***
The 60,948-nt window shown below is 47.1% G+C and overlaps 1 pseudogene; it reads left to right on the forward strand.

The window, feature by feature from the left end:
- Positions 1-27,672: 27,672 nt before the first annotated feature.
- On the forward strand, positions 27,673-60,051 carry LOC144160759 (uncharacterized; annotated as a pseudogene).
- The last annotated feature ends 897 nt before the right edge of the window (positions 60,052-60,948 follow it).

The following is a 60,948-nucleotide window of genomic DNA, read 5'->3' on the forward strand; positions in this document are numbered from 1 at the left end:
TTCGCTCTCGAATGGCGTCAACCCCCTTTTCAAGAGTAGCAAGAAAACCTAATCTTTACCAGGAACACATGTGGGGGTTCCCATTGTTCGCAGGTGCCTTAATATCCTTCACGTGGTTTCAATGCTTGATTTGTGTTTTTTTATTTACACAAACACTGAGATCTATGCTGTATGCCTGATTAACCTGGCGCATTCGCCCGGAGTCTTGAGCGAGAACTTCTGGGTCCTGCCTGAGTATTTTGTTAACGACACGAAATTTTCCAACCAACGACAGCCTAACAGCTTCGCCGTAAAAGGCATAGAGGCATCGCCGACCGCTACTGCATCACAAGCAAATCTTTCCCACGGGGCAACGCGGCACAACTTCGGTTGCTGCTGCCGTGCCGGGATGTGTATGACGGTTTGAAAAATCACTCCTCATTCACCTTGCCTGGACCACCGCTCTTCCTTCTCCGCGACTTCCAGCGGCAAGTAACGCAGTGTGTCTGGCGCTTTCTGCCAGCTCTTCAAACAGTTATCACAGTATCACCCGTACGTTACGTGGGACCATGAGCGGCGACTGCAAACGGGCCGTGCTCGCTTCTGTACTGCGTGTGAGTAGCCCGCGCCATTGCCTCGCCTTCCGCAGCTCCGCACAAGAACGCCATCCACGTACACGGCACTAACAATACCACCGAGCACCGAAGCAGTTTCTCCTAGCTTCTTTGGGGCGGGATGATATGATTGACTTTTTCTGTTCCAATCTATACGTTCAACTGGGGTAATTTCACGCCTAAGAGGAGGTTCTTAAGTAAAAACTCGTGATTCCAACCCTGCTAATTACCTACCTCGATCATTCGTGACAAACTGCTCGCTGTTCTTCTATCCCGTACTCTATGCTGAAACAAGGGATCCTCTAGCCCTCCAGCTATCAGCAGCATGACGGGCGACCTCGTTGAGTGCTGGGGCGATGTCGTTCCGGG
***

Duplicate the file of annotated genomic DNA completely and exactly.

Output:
The 60,948-nt window shown below is 47.1% G+C and overlaps 1 pseudogene; it reads left to right on the forward strand.

The window, feature by feature from the left end:
- Positions 1-27,672: 27,672 nt before the first annotated feature.
- On the forward strand, positions 27,673-60,051 carry LOC144160759 (uncharacterized; annotated as a pseudogene).
- The last annotated feature ends 897 nt before the right edge of the window (positions 60,052-60,948 follow it).

The following is a 60,948-nucleotide window of genomic DNA, read 5'->3' on the forward strand; positions in this document are numbered from 1 at the left end:
TTCGCTCTCGAATGGCGTCAACCCCCTTTTCAAGAGTAGCAAGAAAACCTAATCTTTACCAGGAACACATGTGGGGGTTCCCATTGTTCGCAGGTGCCTTAATATCCTTCACGTGGTTTCAATGCTTGATTTGTGTTTTTTTATTTACACAAACACTGAGATCTATGCTGTATGCCTGATTAACCTGGCGCATTCGCCCGGAGTCTTGAGCGAGAACTTCTGGGTCCTGCCTGAGTATTTTGTTAACGACACGAAATTTTCCAACCAACGACAGCCTAACAGCTTCGCCGTAAAAGGCATAGAGGCATCGCCGACCGCTACTGCATCACAAGCAAATCTTTCCCACGGGGCAACGCGGCACAACTTCGGTTGCTGCTGCCGTGCCGGGATGTGTATGACGGTTTGAAAAATCACTCCTCATTCACCTTGCCTGGACCACCGCTCTTCCTTCTCCGCGACTTCCAGCGGCAAGTAACGCAGTGTGTCTGGCGCTTTCTGCCAGCTCTTCAAACAGTTATCACAGTATCACCCGTACGTTACGTGGGACCATGAGCGGCGACTGCAAACGGGCCGTGCTCGCTTCTGTACTGCGTGTGAGTAGCCCGCGCCATTGCCTCGCCTTCCGCAGCTCCGCACAAGAACGCCATCCACGTACACGGCACTAACAATACCACCGAGCACCGAAGCAGTTTCTCCTAGCTTCTTTGGGGCGGGATGATATGATTGACTTTTTCTGTTCCAATCTATACGTTCAACTGGGGTAATTTCACGCCTAAGAGGAGGTTCTTAAGTAAAAACTCGTGATTCCAACCCTGCTAATTACCTACCTCGATCATTCGTGACAAACTGCTCGCTGTTCTTCTATCCCGTACTCTATGCTGAAACAAGGGATCCTCTAGCCCTCCAGCTATCAGCAGCATGACGGGCGACCTCGTTGAGTGCTGGGGCGATGTCGTTCCGGG